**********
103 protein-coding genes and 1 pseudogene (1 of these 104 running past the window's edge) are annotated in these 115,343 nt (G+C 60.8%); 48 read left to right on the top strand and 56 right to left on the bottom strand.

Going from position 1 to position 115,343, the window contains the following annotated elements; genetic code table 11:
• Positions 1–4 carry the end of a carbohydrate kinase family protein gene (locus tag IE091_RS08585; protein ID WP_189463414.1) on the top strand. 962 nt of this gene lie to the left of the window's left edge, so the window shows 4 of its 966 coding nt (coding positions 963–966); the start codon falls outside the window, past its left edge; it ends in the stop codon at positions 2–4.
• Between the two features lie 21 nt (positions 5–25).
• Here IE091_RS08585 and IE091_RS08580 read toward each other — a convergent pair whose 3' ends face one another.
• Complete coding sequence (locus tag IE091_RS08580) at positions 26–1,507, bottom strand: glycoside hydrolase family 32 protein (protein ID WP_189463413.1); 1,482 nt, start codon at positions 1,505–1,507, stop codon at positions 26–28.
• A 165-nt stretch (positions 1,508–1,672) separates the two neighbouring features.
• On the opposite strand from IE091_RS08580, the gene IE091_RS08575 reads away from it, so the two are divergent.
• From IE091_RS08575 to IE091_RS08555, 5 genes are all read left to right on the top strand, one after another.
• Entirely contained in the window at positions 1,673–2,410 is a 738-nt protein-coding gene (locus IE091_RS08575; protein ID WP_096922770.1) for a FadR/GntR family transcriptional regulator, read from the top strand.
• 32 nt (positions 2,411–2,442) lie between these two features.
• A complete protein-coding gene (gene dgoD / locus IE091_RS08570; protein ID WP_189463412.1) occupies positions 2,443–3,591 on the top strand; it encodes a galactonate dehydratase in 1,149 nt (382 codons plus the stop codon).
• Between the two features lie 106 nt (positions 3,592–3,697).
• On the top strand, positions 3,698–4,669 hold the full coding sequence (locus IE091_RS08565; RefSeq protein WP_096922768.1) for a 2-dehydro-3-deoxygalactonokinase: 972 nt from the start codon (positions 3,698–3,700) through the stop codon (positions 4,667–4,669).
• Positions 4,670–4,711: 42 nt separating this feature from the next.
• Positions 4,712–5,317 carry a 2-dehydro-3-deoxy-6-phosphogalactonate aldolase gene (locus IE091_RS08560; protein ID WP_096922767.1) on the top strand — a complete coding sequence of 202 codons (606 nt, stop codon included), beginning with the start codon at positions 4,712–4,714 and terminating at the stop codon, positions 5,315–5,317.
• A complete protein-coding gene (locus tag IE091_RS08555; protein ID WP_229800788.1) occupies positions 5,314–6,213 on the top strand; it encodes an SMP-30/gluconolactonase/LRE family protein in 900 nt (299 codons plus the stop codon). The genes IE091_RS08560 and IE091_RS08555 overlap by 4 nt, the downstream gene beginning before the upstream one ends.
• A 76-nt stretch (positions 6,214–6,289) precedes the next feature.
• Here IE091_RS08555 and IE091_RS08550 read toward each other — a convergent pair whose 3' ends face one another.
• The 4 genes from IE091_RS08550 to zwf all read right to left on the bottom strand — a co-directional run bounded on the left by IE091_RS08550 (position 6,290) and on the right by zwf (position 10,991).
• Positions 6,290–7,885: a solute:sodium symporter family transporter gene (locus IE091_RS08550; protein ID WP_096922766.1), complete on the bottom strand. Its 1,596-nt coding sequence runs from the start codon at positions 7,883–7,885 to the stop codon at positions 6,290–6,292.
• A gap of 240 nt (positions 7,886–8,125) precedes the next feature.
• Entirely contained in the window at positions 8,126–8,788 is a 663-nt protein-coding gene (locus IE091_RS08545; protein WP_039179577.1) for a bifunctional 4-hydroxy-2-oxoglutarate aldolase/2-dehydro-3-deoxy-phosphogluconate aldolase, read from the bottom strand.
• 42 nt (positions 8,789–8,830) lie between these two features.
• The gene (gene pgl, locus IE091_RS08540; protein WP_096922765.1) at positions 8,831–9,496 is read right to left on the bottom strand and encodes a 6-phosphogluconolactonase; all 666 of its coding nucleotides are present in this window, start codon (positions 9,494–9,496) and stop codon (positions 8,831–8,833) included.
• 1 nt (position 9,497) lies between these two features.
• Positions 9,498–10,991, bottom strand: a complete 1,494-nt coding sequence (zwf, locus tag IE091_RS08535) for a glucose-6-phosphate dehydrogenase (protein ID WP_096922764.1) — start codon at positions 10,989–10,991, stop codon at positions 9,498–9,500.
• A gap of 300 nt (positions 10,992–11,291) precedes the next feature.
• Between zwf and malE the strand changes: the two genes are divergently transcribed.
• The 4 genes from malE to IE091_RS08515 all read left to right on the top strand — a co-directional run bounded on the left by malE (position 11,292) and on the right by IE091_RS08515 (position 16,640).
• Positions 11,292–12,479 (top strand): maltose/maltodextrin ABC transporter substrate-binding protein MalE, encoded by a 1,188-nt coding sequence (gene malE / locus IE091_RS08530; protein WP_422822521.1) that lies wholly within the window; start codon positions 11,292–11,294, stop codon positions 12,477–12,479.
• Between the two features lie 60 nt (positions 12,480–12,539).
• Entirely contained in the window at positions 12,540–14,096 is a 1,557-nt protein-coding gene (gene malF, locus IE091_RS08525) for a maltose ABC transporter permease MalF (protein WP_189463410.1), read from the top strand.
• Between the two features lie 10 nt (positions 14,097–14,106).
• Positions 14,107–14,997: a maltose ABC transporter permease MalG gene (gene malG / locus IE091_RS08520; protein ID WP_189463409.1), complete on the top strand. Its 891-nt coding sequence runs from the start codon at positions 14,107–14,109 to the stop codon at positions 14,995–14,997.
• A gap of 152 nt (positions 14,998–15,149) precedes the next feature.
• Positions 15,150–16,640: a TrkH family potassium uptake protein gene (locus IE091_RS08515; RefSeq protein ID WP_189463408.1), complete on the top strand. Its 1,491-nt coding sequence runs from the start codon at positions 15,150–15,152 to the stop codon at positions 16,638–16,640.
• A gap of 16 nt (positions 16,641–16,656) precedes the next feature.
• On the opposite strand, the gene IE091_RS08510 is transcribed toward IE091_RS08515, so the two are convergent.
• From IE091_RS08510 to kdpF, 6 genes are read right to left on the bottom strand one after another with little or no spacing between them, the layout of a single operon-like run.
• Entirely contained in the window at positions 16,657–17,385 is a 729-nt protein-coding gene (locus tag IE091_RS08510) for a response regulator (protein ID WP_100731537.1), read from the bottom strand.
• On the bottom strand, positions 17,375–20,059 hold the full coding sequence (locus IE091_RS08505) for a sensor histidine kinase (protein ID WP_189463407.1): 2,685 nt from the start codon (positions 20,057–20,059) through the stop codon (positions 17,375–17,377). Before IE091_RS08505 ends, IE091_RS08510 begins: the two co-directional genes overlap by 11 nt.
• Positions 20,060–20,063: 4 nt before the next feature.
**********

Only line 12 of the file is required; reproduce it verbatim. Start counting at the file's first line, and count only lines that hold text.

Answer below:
• A complete protein-coding gene (gene dgoD / locus IE091_RS08570; protein ID WP_189463412.1) occupies positions 2,443–3,591 on the top strand; it encodes a galactonate dehydratase in 1,149 nt (382 codons plus the stop codon).